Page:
IDI - Irish Decontamination Institute...

IDI - Irish Decontamination Institute

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Central Service - Issue 3/2012

Central Service - Issue 3/2012

Central Service - Issue 3/2012


  • What's New in Standardisation: Simplified Validation
  • Cleaning, Disinfection, Sterilization. Report on the DGKH Congress in Berlin, 25 - 28 March 2012
  • 4th Heidelberg Sterilisation Symposium at the Academy for Health Professions, 10 March 2012
  • Better hygiene through motivated staff. Continuing professional development for endoscopy personnel, Bad Bramstedt, 18 April 2012
  • UK: New series of guidance documents for decontamination of medical devices


J. Joachim Cantoni, M. Mahwachi, B. Faoro, A. Lotthe, E. Jumas-Bilak, S. Shawky Tous, S. Parer, S. Hansel-Esteller:
Study of sterilization requirements for materials used for patients undergoing transplantation

For patients at very high infectious risk, such as haematopoietic stem cell transplant (HSCT) recipients, all medical devices and non-critical materials must be germ-free, including the dishes used to serve food. This is usually obtained through sterilization at 135 C for 10 minutes, requiring a time-consuming and costly logistical process. Prior to relocation of the adult oncohematology ward of our hospital, as well as the reorganization of the sterilization department, we wished to test an alternative method of disinfection for everyday, non-critical material, which might allow the newly equipped ward to process its own dishes. The aim of our study was to determine whether mechanical washing and thermal disinfection resulted in a sustainable disinfection of glassware and crockery, and whether the disinfected tableware could be stored on the ward. An experimental process of soiling and repeat microbiological testing was devised, involving a convenience sample of 80 items. Microbiological analyses were carried out after treatment, and after 7 and 14 days of storage. The results of five replicate tests, conducted under real working conditions, demonstrated that the level of microorganisms remaining after processing in the washer-disinfector was < 1 cfu/site for all items tested. This method can replace the step of sterilization. However, it is not recommended to store dishes inside the care unit because the microbiological quality is not conserved for a definite time.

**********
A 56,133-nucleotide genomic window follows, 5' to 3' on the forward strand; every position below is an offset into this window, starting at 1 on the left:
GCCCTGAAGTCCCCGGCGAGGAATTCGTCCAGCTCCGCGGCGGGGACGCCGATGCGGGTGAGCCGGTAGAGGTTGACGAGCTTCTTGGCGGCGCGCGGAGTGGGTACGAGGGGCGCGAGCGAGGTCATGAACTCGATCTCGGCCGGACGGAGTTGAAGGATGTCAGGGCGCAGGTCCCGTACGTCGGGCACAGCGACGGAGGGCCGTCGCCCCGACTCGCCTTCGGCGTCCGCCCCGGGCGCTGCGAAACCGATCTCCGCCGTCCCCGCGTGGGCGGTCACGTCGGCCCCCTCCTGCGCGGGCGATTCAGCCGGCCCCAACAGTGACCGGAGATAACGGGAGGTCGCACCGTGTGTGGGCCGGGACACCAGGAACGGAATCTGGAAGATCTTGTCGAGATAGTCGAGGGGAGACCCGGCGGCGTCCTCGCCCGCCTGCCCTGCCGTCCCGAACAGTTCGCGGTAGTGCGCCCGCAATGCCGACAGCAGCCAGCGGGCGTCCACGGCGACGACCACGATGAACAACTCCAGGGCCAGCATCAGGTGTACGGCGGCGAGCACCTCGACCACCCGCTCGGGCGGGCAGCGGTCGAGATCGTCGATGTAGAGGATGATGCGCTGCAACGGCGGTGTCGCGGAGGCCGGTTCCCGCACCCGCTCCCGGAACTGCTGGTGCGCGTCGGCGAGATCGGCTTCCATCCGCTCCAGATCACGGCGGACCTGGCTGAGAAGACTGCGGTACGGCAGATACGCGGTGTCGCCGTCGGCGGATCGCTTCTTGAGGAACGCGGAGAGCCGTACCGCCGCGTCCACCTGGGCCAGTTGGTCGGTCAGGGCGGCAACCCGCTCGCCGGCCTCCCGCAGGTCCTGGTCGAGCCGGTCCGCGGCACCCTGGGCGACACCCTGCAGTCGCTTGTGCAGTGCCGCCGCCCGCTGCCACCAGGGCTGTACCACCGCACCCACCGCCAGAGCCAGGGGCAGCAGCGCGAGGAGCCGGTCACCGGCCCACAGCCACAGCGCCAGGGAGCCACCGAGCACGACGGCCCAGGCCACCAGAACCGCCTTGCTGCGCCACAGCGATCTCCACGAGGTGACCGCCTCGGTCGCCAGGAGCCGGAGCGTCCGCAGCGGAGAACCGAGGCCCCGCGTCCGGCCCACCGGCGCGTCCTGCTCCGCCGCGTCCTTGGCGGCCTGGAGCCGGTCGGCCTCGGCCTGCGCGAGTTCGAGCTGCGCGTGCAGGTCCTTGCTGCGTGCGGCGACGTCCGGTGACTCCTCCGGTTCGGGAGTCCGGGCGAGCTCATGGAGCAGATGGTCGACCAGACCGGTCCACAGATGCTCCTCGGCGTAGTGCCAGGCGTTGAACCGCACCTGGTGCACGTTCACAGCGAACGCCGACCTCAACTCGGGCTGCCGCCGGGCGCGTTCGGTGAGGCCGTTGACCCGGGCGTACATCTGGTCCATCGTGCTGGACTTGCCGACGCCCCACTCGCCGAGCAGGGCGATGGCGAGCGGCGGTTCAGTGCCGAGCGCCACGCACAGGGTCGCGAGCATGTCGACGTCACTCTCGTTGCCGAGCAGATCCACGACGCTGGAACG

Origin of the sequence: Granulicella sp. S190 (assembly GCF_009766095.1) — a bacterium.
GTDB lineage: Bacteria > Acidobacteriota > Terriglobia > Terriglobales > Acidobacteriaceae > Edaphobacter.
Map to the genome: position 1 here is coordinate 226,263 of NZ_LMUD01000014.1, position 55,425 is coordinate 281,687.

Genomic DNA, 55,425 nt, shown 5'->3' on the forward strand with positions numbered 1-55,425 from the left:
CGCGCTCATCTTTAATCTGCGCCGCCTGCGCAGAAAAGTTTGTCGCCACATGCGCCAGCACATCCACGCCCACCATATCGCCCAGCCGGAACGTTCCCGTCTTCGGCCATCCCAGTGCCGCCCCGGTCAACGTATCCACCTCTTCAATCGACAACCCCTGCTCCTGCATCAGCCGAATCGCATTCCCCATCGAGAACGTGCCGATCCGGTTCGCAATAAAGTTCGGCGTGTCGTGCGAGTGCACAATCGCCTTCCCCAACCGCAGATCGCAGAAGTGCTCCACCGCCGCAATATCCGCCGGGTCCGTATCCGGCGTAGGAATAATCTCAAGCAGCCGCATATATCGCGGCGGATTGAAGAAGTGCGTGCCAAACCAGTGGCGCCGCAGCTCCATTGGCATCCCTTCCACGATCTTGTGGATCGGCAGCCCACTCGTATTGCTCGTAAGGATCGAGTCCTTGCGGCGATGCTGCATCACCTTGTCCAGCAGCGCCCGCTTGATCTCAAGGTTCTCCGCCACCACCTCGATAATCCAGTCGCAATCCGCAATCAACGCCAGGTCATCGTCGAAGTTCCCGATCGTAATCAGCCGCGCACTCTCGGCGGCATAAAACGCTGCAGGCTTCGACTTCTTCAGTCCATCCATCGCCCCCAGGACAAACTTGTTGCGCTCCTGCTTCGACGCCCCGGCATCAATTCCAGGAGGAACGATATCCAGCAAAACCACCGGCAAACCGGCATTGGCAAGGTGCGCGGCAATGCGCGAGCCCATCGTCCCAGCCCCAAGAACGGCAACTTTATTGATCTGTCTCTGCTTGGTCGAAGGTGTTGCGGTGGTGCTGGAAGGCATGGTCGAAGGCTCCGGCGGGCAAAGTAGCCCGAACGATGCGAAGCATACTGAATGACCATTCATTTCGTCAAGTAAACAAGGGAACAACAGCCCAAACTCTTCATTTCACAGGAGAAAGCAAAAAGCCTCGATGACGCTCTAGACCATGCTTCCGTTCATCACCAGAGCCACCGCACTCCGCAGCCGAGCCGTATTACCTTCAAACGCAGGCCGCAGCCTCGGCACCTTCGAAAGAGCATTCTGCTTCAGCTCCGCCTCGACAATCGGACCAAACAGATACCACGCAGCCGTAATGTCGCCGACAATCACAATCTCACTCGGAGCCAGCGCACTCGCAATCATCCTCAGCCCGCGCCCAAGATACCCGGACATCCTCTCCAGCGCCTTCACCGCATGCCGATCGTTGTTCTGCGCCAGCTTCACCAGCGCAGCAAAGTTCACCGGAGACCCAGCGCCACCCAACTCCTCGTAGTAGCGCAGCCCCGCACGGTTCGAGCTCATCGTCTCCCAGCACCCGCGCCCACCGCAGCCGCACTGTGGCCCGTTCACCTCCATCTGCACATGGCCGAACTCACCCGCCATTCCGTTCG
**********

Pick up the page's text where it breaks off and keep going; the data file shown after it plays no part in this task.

A. Thielke:
Surface changes on surgical instruments

In recent times there have been repeated complaints about sterile supplies in German hospitals. Medical devices have not been properly decontaminated (reprocessed), something that has in particular jeopardised patient safety. To prevent such incidents, there is a need for regular monitoring of the entire reprocessing chain as well as for a structured approach as soon as shortcomings are detected in this surgical instruments' reprocessing chain. The aim of the present study is to compile a guide that can serve both for consultation purposes and as an action guide for the establishments entrusted with decontamination. The study is based exclusively on the author's own practical experiences and observations.


Are we validating with disregard to the clinical reality? Focus on endoscope washer-disinfector validation as per the new Guideline


P. Heeg:
Clostridium difficile


Recommendations by the Quality Task Group: Reprocessing Transmission Instruments in Dentistry. Continuation of Recommendation 74 - Reprocessing Transmission Instruments

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